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China's Ponzi-Like Banking Policy
06/02/2010 10:57 am EST
Hoping to lure investors into a massive bank IPO and other financial stocks, China is pouring cash into its banks. That could mean big profits—at first.
Maybe it isn't precisely a Ponzi scheme, but China's banking policy sure comes close.
China has made headlines this year by repeatedly raising the reserve requirements for its banks to a current high of 17%. The moves have raised fears among global investors that Beijing might overreact and slow China's growth enough to send the world economy reeling. But acting to raise reserve requirements has also given China's banking regulators a reputation for foresight and prudence that contrasts favorably with the inaction of the bank regulators in many developed economies who chose to sit on their hands while asset bubbles inflated.
That reputation may not be deserved, though.
Requiring banks to keep more capital in reserve, rather than lending it out, means China's banks have less money to lend. That means fewer loans for real estate speculators and developers, for the bosses of money-losing factories, for stock market speculation by individuals, and for Chinese corporations.
At least in theory.
In practice, however, China's banks have been told by the government to make almost as many new loans as in 2009, the year when everyone agrees bank lending ran amok.
How can they do that if they have to keep more in reserve? Simple. They raise capital in China's stock markets by selling new shares.
China Rebuilds a Great Pyramid
Here's what brings the scams of Charles Ponzi to mind: In the 1920s, Ponzi ran a scheme that promised investors a 400% return on their money from a plan to arbitrage the difference in postal prices between Europe and the United States for international reply coupons. Ponzi's plan never worked, but he was able to attract a huge pool of cash from his victims by paying out big returns to early investors with money handed over by later investors. The key to Ponzi's scheme was paying out investors' own money to attract more investors.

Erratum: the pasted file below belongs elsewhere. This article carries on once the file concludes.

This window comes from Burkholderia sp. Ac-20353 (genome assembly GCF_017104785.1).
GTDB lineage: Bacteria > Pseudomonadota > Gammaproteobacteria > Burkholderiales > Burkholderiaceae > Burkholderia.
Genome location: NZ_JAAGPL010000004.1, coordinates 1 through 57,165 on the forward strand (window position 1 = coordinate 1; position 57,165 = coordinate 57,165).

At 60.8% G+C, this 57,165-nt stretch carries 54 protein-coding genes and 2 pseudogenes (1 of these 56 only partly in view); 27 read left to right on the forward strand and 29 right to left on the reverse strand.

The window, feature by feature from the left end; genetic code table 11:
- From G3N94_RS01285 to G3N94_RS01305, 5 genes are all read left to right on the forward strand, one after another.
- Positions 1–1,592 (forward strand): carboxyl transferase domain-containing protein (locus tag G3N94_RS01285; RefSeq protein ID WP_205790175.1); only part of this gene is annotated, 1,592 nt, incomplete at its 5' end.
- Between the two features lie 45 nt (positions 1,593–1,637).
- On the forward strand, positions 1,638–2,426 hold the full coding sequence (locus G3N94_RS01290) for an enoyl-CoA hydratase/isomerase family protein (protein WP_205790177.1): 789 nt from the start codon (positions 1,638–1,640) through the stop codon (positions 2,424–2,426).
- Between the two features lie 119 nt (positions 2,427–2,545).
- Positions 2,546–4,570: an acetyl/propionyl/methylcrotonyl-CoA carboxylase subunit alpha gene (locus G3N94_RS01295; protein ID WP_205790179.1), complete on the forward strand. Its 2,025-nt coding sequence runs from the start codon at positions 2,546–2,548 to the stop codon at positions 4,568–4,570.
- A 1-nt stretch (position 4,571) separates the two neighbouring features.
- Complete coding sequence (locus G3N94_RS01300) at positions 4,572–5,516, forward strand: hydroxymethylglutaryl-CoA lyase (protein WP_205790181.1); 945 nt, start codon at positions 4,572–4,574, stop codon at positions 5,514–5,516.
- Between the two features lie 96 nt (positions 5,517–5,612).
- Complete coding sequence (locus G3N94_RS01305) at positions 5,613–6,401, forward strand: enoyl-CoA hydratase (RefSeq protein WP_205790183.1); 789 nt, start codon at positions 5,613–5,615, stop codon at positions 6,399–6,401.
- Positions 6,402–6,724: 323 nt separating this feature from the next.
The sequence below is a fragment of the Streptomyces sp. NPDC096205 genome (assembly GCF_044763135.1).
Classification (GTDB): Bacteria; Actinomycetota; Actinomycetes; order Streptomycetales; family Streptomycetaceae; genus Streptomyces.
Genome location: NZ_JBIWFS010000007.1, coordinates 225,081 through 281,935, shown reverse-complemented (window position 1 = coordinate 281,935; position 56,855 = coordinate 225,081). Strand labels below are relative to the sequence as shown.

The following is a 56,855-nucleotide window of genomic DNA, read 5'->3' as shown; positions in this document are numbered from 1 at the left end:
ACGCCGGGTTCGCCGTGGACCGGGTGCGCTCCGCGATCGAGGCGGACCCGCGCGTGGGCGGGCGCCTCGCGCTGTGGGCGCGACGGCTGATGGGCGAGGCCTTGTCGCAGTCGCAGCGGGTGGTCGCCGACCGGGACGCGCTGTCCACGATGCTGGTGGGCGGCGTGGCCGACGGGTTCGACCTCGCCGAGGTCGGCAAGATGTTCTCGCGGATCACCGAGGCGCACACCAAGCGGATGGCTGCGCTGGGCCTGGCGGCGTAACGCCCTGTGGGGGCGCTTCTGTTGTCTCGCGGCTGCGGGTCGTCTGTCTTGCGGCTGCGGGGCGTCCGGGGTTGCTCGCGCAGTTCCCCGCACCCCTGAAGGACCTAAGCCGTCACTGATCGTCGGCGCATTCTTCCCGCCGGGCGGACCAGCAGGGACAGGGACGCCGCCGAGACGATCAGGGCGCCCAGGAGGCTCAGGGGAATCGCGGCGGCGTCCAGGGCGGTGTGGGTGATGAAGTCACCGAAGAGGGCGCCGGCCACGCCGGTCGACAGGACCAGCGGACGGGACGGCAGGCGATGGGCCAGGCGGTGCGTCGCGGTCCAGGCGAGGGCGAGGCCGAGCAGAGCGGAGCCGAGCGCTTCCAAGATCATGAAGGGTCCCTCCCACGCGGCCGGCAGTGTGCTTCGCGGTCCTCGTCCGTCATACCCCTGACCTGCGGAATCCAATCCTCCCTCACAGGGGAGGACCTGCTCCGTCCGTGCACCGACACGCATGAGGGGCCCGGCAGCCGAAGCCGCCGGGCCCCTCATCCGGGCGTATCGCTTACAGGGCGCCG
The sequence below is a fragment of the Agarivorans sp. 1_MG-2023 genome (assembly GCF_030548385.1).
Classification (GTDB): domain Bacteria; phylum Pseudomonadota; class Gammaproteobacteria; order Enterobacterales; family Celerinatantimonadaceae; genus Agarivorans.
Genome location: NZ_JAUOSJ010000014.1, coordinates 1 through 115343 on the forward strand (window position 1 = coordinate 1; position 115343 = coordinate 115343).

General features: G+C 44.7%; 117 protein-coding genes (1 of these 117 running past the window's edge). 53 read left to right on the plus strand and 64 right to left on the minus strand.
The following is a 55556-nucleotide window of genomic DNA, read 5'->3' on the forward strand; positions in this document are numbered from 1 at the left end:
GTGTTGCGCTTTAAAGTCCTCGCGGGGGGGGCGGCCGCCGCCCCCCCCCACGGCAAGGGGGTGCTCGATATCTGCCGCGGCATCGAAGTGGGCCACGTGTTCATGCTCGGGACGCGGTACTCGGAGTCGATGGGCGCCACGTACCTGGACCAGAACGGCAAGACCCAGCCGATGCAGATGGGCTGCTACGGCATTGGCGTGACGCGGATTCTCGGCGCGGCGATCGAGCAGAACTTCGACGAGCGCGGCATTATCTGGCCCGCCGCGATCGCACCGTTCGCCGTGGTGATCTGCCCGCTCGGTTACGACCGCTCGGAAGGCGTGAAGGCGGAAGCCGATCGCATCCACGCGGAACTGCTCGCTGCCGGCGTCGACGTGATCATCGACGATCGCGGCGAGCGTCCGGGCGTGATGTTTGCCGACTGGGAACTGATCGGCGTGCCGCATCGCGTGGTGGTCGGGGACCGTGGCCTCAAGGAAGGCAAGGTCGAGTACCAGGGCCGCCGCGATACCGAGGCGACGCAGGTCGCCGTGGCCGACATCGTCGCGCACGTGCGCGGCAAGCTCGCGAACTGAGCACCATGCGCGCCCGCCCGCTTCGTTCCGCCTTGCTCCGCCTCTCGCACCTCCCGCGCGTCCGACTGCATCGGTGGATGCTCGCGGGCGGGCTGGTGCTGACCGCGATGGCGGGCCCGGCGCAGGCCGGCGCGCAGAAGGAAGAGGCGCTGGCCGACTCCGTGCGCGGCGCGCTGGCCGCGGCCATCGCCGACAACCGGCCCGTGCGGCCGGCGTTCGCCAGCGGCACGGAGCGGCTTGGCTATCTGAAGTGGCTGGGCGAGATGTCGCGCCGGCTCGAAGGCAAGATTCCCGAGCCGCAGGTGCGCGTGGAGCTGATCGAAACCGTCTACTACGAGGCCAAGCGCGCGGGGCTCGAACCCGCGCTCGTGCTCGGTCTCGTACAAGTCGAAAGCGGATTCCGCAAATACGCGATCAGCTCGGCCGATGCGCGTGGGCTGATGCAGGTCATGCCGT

In the case of China, ask: Who would buy an offering of bank shares when the government, very vocally, is cracking down on lending? And when government officials are warning daily about the dangers of bad loans in the banking system?
No one, that's who—unless government-sponsored, controlled, or owned investment funds were putting up cash that promised investors huge future returns.
So, for example, China's national pension fund has invested $2.2 billion in the Agricultural Bank of China in the run-up to the bank's initial public offering. That IPO is expected to be the world's largest ever, at $30 billion. And, of course, it helps to sell shares if you can show that the government—via the National Council for Social Security Fund—has put money into the bank. (The national pension fund has money invested in all of China's largest publicly listed state-owned banks.)
After the $2.2 billion investment, the pension fund will be the third-largest investor in the Agricultural Bank of China.
The top two? China's Ministry of Finance and the country's sovereign wealth fund.
You think that a few investors might buy this IPO because they think the government won't let the price go down? They think the IPO game is fixed using government cash, and they want to play. (For more on China's interesting history of using government cash to bail out banks that are drowning in bad loans, see my March 11 column, "Is China Actually Bankrupt?")
And on the evidence, those investors aren't wrong. Even as the Shanghai stock market is suffering through a true bear market, with stocks down more than 20% from their November 2009 highs, China's IPOs have been delivering huge profits. So far in 2010, Chinese IPOs have raised $25 billion, three times more than IPOs in the US. In their first month of trading, Chinese IPOs have gained an average of 32%.
So why wouldn't a Chinese investor buy in an IPO from the Agricultural Bank of China or a stock offer from any other Chinese bank?
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When Less Really Is More
Of course, investors deep down might know that at least part of these gains are coming out of government coffers. But, as Charles Ponzi knew, the sight of enough cash can prevent most people from acknowledging what they know to be true.
Let's look at some numbers that explain the nature of China's Ponzi-like scheme.
In 2009, state-owned Chinese banks made 9.6 trillion yuan ($1.4 trillion) in new loans. That blew past the initial official target of five trillion yuan for new loans in the year and was twice as much as banks extended in new loans in 2008.
Everybody agreed that China had a problem. The economy finished the year growing at a 10.7% rate. Inflation has looked like it's getting ready for takeoff. Chinese real estate prices climbed in April at the fastest rate ever.